Hours before a partisan divide was set to force a partial government shutdown, President Donald Trump signed the most sweeping bipartisan initiative of his presidency—a criminal justice reform bill.

Trump signed the First Step Act, geared toward helping to integrate prisoners into society after they serve their sentence.

At the bill signing, after talking at length about the need for border security and the potential government shutdown, Trump shifted to talking about the significant accomplishment of the reform.

“Now, to a very positive note: Criminal justice reform—everybody said it couldn’t be done,” Trump said. “They said the conservatives won’t approve it. They said the liberals won’t approve it. They said nobody was going to approve it, everybody is going to be against it. It has been many, many years, numerous decades, and nobody came close.”

Trump, thanked Republican leaders, also House and Senate Democratic leaders Nancy Pelosi, of California, and Charles Schumer, of New York—even as he later blamed Democrats for the shutdown.

“I want to thank Nancy and Chuck, as I said, affectionately. I do,” Trump said. “I want to thank everybody. This was incredible bipartisan support.”

The First Step Act is an acronym for the Formerly Incarcerated Re-enter Society Transformed Safely Transitioning Every Person Act.

Lawmakers, mostly Republican, flanked the president at the bill signing. Several spoke. Sen. Ted Cruz, R-Texas, called the new law “a great step in the correction of justice,” and praised his colleague Sen. Mike Lee, R-Utah: “Mike bled for this bill.”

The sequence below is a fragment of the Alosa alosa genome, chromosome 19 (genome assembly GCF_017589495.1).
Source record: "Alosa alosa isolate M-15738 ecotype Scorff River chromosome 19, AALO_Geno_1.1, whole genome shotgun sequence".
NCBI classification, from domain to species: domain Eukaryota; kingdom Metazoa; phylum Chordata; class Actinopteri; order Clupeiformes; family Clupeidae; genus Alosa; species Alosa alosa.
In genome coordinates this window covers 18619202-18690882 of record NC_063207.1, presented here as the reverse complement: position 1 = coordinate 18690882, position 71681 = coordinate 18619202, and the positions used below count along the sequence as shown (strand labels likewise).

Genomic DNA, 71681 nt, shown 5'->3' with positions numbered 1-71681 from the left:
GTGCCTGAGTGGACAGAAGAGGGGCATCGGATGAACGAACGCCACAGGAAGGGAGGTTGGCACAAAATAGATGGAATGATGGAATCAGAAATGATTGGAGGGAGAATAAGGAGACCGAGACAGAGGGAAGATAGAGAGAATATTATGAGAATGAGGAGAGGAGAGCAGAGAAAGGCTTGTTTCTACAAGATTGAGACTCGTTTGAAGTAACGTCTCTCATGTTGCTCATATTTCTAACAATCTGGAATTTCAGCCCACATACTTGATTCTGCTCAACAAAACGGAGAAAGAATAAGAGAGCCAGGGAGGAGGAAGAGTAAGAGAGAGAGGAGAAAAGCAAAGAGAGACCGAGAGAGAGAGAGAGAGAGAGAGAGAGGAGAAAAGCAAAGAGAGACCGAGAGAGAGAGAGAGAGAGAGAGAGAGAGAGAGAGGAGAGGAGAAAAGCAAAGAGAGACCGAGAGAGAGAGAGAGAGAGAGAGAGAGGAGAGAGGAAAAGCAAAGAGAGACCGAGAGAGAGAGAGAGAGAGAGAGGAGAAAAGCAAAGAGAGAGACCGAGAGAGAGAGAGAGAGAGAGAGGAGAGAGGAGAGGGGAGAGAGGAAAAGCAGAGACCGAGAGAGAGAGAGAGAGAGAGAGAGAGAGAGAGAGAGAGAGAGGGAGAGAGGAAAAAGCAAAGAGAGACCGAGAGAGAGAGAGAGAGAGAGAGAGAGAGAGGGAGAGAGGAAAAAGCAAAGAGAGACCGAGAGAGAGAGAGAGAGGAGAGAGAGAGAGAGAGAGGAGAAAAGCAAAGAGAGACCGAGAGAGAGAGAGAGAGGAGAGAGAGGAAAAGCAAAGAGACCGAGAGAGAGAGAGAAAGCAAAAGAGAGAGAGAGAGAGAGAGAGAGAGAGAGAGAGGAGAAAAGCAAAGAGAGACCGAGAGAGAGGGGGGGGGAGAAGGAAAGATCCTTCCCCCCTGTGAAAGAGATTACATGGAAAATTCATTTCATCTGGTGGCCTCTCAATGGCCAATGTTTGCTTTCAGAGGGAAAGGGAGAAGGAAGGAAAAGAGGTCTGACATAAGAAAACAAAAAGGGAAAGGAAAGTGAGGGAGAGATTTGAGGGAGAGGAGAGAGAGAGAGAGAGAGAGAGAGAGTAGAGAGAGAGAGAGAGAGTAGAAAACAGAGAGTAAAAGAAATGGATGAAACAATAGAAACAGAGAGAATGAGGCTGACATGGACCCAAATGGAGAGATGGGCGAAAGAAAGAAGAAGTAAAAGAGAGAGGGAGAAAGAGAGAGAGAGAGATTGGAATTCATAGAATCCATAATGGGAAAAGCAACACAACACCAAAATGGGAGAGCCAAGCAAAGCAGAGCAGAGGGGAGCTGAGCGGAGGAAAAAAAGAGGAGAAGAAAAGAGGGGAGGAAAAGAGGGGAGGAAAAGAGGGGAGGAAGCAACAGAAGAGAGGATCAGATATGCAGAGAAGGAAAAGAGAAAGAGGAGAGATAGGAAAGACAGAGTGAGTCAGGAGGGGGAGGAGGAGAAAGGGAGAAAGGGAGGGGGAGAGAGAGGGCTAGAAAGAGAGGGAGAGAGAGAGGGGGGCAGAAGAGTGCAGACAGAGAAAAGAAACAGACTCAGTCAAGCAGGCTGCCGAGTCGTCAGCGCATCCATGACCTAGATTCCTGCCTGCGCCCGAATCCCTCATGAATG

One Democrat, Sen. Sheldon Whitehouse of Rhode Island, attended the bill signing.

The new law will allow inmates convicted of nonviolent crimes, if they complete certain education and training programs, to earn credits toward spending more of their sentences in supervision outside prison, in a halfway house, or in home confinement.

“This legislation will increase the access of faith-based and nonprofit organizations, like Prison Fellowship, to provide desperately needed programming in the federal prison system and help reduce recidivism,” said James Ackerman, president of Prison Fellowship, a Christian nonprofit devoted to aiding prisoners, in a statement.

“From our work in many states across the country, we can say without hesitation that these programs restore lives—putting people on a new path and eventually reduce crime.”

Conservative organizations such as The Heritage Foundation and FreedomWorks, as well as the liberal Brennan Center for Justice and the American Civil Liberties Union, oppose mandatory minimum sentencing.

“By enacting the First Step Act, President Trump and conservative leaders in Congress earned a bipartisan victory for public safety, the economy, and American values,” John-Michael Seibler, a legal fellow for The Heritage Foundation, told The Daily Signal.

The new law is aimed at aiding prisoners who served their sentence with getting a job and more easily transitioning back into society.

“With the passage of this long-overdue legislation, individuals who have paid their debt to society and have taken steps to better themselves will have the opportunity to reunite with their families and they’ll have the skills necessary to contribute to their communities as they re-enter society,” said Kay Coles James, president of The Heritage Foundation, in a statement after the House passed the measure Thursday.